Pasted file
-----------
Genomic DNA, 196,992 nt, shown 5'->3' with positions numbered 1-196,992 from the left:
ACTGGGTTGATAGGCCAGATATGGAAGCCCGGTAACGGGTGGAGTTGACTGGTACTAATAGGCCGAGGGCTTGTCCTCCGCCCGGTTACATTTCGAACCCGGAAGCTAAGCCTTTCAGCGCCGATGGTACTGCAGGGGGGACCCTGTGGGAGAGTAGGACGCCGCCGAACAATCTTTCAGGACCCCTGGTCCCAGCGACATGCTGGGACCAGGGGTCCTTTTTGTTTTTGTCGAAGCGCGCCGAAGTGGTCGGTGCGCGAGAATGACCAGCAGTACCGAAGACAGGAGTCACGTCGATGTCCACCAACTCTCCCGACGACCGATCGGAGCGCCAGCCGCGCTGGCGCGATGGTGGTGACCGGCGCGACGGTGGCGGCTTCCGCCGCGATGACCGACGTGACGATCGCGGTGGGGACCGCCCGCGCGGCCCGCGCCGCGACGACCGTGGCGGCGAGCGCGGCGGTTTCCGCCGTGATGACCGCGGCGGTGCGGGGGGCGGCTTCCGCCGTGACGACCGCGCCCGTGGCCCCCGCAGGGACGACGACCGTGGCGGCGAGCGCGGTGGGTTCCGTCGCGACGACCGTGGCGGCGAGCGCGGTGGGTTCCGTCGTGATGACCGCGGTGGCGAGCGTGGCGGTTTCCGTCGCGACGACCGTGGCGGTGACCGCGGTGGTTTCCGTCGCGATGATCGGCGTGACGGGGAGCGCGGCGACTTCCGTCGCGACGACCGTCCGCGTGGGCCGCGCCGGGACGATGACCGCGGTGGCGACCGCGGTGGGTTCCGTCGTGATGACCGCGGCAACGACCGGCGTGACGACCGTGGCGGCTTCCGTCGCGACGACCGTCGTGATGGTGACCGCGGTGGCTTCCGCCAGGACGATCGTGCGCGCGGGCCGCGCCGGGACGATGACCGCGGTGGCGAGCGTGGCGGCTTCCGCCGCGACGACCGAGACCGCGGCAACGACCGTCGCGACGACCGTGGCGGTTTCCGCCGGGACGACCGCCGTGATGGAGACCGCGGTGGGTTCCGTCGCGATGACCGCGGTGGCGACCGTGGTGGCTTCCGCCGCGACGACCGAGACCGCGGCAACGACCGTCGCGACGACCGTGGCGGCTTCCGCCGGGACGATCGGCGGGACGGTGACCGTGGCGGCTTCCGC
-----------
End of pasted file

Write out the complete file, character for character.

Genomic DNA, 196,992 nt, shown 5'->3' with positions numbered 1-196,992 from the left:
ACTGGGTTGATAGGCCAGATATGGAAGCCCGGTAACGGGTGGAGTTGACTGGTACTAATAGGCCGAGGGCTTGTCCTCCGCCCGGTTACATTTCGAACCCGGAAGCTAAGCCTTTCAGCGCCGATGGTACTGCAGGGGGGACCCTGTGGGAGAGTAGGACGCCGCCGAACAATCTTTCAGGACCCCTGGTCCCAGCGACATGCTGGGACCAGGGGTCCTTTTTGTTTTTGTCGAAGCGCGCCGAAGTGGTCGGTGCGCGAGAATGACCAGCAGTACCGAAGACAGGAGTCACGTCGATGTCCACCAACTCTCCCGACGACCGATCGGAGCGCCAGCCGCGCTGGCGCGATGGTGGTGACCGGCGCGACGGTGGCGGCTTCCGCCGCGATGACCGACGTGACGATCGCGGTGGGGACCGCCCGCGCGGCCCGCGCCGCGACGACCGTGGCGGCGAGCGCGGCGGTTTCCGCCGTGATGACCGCGGCGGTGCGGGGGGCGGCTTCCGCCGTGACGACCGCGCCCGTGGCCCCCGCAGGGACGACGACCGTGGCGGCGAGCGCGGTGGGTTCCGTCGCGACGACCGTGGCGGCGAGCGCGGTGGGTTCCGTCGTGATGACCGCGGTGGCGAGCGTGGCGGTTTCCGTCGCGACGACCGTGGCGGTGACCGCGGTGGTTTCCGTCGCGATGATCGGCGTGACGGGGAGCGCGGCGACTTCCGTCGCGACGACCGTCCGCGTGGGCCGCGCCGGGACGATGACCGCGGTGGCGACCGCGGTGGGTTCCGTCGTGATGACCGCGGCAACGACCGGCGTGACGACCGTGGCGGCTTCCGTCGCGACGACCGTCGTGATGGTGACCGCGGTGGCTTCCGCCAGGACGATCGTGCGCGCGGGCCGCGCCGGGACGATGACCGCGGTGGCGAGCGTGGCGGCTTCCGCCGCGACGACCGAGACCGCGGCAACGACCGTCGCGACGACCGTGGCGGTTTCCGCCGGGACGACCGCCGTGATGGAGACCGCGGTGGGTTCCGTCGCGATGACCGCGGTGGCGACCGTGGTGGCTTCCGCCGCGACGACCGAGACCGCGGCAACGACCGTCGCGACGACCGTGGCGGCTTCCGCCGGGACGATCGGCGGGACGGTGACCGTGGCGGCTTCCGC